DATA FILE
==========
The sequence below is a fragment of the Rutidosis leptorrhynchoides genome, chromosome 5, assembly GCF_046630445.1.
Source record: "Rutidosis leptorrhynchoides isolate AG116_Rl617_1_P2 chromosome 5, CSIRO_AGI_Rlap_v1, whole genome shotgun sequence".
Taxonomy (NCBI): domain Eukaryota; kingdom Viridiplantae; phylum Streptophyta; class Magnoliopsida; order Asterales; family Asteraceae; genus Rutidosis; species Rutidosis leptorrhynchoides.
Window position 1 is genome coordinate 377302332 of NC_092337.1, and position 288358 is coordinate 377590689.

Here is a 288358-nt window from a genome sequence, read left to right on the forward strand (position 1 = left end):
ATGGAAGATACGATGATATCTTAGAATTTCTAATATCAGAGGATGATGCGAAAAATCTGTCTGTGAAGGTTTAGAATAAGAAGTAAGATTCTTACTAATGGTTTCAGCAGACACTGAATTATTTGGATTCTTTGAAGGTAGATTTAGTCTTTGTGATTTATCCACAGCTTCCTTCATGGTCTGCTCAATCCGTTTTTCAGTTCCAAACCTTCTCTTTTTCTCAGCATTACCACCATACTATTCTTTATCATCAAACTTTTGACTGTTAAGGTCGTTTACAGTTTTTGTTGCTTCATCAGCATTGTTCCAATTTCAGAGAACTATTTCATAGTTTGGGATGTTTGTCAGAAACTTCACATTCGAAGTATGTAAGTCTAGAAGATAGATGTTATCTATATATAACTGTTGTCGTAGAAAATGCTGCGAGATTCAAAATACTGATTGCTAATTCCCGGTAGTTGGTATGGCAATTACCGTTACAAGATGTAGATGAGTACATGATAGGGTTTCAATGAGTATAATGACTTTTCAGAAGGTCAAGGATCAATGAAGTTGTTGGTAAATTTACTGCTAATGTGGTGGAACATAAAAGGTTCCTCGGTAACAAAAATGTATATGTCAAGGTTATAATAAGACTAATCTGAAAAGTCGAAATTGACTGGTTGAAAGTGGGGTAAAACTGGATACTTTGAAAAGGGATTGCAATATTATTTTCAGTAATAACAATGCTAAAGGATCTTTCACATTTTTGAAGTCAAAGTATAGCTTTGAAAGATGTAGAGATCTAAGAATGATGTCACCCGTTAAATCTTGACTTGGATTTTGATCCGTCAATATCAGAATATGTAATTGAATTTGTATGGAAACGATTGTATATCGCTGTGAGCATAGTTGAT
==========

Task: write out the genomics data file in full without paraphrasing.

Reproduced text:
The sequence below is a fragment of the Rutidosis leptorrhynchoides genome, chromosome 5, assembly GCF_046630445.1.
Source record: "Rutidosis leptorrhynchoides isolate AG116_Rl617_1_P2 chromosome 5, CSIRO_AGI_Rlap_v1, whole genome shotgun sequence".
Taxonomy (NCBI): domain Eukaryota; kingdom Viridiplantae; phylum Streptophyta; class Magnoliopsida; order Asterales; family Asteraceae; genus Rutidosis; species Rutidosis leptorrhynchoides.
Window position 1 is genome coordinate 377302332 of NC_092337.1, and position 288358 is coordinate 377590689.

Here is a 288358-nt window from a genome sequence, read left to right on the forward strand (position 1 = left end):
ATGGAAGATACGATGATATCTTAGAATTTCTAATATCAGAGGATGATGCGAAAAATCTGTCTGTGAAGGTTTAGAATAAGAAGTAAGATTCTTACTAATGGTTTCAGCAGACACTGAATTATTTGGATTCTTTGAAGGTAGATTTAGTCTTTGTGATTTATCCACAGCTTCCTTCATGGTCTGCTCAATCCGTTTTTCAGTTCCAAACCTTCTCTTTTTCTCAGCATTACCACCATACTATTCTTTATCATCAAACTTTTGACTGTTAAGGTCGTTTACAGTTTTTGTTGCTTCATCAGCATTGTTCCAATTTCAGAGAACTATTTCATAGTTTGGGATGTTTGTCAGAAACTTCACATTCGAAGTATGTAAGTCTAGAAGATAGATGTTATCTATATATAACTGTTGTCGTAGAAAATGCTGCGAGATTCAAAATACTGATTGCTAATTCCCGGTAGTTGGTATGGCAATTACCGTTACAAGATGTAGATGAGTACATGATAGGGTTTCAATGAGTATAATGACTTTTCAGAAGGTCAAGGATCAATGAAGTTGTTGGTAAATTTACTGCTAATGTGGTGGAACATAAAAGGTTCCTCGGTAACAAAAATGTATATGTCAAGGTTATAATAAGACTAATCTGAAAAGTCGAAATTGACTGGTTGAAAGTGGGGTAAAACTGGATACTTTGAAAAGGGATTGCAATATTATTTTCAGTAATAACAATGCTAAAGGATCTTTCACATTTTTGAAGTCAAAGTATAGCTTTGAAAGATGTAGAGATCTAAGAATGATGTCACCCGTTAAATCTTGACTTGGATTTTGATCCGTCAATATCAGAATATGTAATTGAATTTGTATGGAAACGATTGTATATCGCTGTGAGCATAGTTGAT